Every two seconds someone in the U.S. needs blood. And according to the American Red Cross, a single donation can save up to three lives.
On June 14, the National Heart, Lung, and Blood Institute (NHLBI) joins the World Health Organization (WHO) in observing World Blood Donor Day.
Simone Glynn, M.D., M.P.H., chief of the Blood Epidemiology and Clinical Therapeutics Branch in NHLBI’s Division of Blood Diseases and Resources, and Shimian Zou, Ph.D., a senior scientific officer for international blood science and an HIV/AIDS program coordinator there, answer questions about donating blood, the safety and availability of the blood supply, and ongoing research.
Blood Donor Basics
Q: Why is blood so important?
A: Blood forms in bone marrow, specifically in the tissues of certain bones, and healthy adults have about 5 to 6 liters of it circulating throughout their body. Each drop of blood contains red blood cells, white blood cells, platelets, and plasma.
When everything is working well, blood helps deliver oxygen and nutrients to cells, while moving waste to your liver and kidneys. This ongoing process is what keeps us alive.
Q: Who needs a blood donation?
A: Patients in need rely heavily on the many people who give blood. This includes patients who experience heavy bleeding and need critical care, such as people who’ve been in accidents. They need blood fast. Other people with blood disorders, which can alter how blood is produced or functions, may also need blood transfusions.
Blood donors come from a variety of people and they are real heroes. We like to say they’re giving the “gift of life.”
Q: Who can donate blood?
A: Generally, most people – about six in 10 – can donate blood. Volunteers should be in good health, be at least 16 or 17 years old, depending on the state they live in, and weigh at least 110 pounds. They should also have healthy levels of hemoglobin. Healthy red blood cells use hemoglobin (which uses the mineral iron) to deliver oxygen to cells.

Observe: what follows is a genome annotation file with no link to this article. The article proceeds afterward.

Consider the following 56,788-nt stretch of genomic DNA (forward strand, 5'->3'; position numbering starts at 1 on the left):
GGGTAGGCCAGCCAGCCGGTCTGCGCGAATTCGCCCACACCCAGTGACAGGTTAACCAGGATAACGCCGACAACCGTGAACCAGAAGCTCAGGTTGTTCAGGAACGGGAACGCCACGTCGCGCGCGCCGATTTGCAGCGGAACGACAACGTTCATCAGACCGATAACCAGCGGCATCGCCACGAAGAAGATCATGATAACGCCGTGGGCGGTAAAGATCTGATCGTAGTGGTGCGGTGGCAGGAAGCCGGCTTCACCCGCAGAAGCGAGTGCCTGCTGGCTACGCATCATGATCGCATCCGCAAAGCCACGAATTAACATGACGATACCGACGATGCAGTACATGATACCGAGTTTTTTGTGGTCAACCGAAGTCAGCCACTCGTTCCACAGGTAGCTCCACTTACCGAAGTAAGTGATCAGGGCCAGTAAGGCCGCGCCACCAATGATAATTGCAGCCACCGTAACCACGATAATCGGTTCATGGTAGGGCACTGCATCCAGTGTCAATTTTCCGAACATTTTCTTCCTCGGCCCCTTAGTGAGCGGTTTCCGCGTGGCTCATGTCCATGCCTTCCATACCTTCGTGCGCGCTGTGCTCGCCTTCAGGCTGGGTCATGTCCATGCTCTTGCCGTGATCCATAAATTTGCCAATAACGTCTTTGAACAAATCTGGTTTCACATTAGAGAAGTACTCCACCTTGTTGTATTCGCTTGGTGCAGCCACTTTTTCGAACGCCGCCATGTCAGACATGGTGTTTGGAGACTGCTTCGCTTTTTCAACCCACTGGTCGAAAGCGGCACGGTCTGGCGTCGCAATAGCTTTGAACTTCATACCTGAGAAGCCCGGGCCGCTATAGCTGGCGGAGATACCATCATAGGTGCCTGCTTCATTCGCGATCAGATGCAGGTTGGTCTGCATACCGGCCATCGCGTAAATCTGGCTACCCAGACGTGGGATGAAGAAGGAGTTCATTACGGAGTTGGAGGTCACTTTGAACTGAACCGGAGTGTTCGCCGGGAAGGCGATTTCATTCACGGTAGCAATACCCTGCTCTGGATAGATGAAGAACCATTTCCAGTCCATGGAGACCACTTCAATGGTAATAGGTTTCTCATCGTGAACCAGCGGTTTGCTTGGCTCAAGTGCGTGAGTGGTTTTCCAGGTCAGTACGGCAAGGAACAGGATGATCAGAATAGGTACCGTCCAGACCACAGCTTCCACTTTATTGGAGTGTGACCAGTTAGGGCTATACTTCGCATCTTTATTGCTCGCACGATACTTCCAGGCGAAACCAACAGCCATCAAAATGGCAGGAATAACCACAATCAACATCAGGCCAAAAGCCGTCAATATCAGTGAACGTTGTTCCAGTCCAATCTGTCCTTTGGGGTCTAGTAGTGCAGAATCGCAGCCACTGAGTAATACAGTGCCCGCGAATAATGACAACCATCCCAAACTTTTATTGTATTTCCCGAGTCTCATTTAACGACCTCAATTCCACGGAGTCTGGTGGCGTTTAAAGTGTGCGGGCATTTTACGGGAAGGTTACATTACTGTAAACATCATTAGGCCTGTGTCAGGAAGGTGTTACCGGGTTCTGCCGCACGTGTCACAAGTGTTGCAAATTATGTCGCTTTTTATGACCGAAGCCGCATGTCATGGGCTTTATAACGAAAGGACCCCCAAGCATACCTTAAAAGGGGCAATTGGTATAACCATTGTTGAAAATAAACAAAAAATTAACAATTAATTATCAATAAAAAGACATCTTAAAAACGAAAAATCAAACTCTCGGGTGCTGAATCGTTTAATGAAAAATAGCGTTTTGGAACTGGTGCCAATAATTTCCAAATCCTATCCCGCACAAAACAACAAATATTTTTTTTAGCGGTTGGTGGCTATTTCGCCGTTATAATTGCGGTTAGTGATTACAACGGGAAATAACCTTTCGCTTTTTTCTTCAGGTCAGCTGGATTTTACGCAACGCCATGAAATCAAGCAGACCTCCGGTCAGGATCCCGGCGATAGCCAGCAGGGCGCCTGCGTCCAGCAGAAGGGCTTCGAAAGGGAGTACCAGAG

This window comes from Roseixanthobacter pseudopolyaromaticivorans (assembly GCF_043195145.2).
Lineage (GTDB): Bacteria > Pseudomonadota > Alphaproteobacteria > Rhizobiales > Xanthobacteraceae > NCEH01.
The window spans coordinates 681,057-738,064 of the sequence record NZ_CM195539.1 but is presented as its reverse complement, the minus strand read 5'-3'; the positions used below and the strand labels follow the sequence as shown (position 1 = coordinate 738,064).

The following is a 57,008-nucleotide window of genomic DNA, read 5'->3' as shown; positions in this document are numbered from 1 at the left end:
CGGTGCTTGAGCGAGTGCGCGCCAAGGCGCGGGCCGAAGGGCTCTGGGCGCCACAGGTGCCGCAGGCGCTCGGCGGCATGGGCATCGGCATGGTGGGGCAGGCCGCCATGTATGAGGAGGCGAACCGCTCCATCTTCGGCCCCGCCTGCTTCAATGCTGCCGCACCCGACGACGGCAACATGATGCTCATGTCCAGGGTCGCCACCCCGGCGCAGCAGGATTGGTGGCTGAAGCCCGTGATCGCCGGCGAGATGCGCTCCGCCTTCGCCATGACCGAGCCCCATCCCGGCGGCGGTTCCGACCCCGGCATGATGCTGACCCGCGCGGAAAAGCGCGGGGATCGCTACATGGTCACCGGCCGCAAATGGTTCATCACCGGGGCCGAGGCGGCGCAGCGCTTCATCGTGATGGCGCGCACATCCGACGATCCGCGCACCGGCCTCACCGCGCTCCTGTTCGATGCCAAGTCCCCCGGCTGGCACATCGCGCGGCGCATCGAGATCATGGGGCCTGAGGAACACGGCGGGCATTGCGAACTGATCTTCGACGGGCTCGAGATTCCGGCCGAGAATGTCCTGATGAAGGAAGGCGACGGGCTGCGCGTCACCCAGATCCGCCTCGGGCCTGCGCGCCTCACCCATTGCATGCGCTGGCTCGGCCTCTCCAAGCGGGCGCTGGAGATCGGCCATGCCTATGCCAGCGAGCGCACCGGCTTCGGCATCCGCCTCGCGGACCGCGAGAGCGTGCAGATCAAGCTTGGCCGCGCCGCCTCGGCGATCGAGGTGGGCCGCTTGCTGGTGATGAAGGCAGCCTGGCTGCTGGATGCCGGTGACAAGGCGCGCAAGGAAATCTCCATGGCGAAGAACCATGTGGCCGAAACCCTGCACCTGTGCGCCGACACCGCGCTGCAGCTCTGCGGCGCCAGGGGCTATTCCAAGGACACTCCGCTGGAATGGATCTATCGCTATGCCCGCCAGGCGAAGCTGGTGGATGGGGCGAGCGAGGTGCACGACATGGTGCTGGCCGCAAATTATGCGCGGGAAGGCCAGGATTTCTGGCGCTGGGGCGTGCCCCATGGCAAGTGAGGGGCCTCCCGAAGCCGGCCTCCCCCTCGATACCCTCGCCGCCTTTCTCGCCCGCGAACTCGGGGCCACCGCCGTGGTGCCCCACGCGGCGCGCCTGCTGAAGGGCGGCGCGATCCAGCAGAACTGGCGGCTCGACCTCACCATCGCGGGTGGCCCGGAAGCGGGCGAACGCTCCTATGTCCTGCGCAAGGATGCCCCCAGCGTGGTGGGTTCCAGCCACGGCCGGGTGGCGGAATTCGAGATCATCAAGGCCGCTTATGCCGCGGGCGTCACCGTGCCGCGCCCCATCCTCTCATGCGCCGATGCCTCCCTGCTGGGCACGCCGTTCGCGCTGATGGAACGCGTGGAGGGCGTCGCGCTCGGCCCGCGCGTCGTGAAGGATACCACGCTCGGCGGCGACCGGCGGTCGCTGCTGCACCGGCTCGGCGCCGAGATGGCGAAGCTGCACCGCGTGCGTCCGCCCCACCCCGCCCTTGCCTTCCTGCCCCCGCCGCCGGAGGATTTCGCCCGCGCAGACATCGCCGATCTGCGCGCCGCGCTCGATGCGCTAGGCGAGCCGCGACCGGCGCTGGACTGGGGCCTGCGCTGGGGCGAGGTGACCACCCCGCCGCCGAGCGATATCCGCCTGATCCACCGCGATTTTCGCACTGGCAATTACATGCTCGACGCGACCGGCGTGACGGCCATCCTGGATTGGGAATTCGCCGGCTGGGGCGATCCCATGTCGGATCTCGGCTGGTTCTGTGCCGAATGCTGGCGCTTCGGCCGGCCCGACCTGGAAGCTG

Q: Why is donating blood so important?
A: Donating blood is always important because blood is perishable.
Platelets, for example, which help with clotting and can benefit cancer patients, can only be stored for 5 to 7 days. Red blood cells, which can benefit people with blood conditions that cause anemia, can be stored for up to 42 days. Plasma can be frozen and stored for up to a year, which can help patients with serious burns, shock, and bleeding disorders.
Blood transfusions may contain whole units of blood or be separated into components – like red blood cells, platelets, or plasma – based on each patient’s needs.
COVID-19 Pandemic and Blood Safety
Q: How has donating blood changed in the U.S. throughout the pandemic?
A: Early in the pandemic the Food and Drug Administration (FDA) issued COVID-19 safety protocols to keep blood donors and transfusion recipients safe. People can donate blood after they have had COVID-19 – but a waiting period determined by the FDA ensures that the blood donation is safe.
Additionally blood donation centers use safety measures, such as mask wearing as appropriate (per guidance from the Center for Disease Control and Prevention), physical distancing (spacing between beds), sanitation, and ventilation, to mitigate the risk of spreading COVID-19 onsite.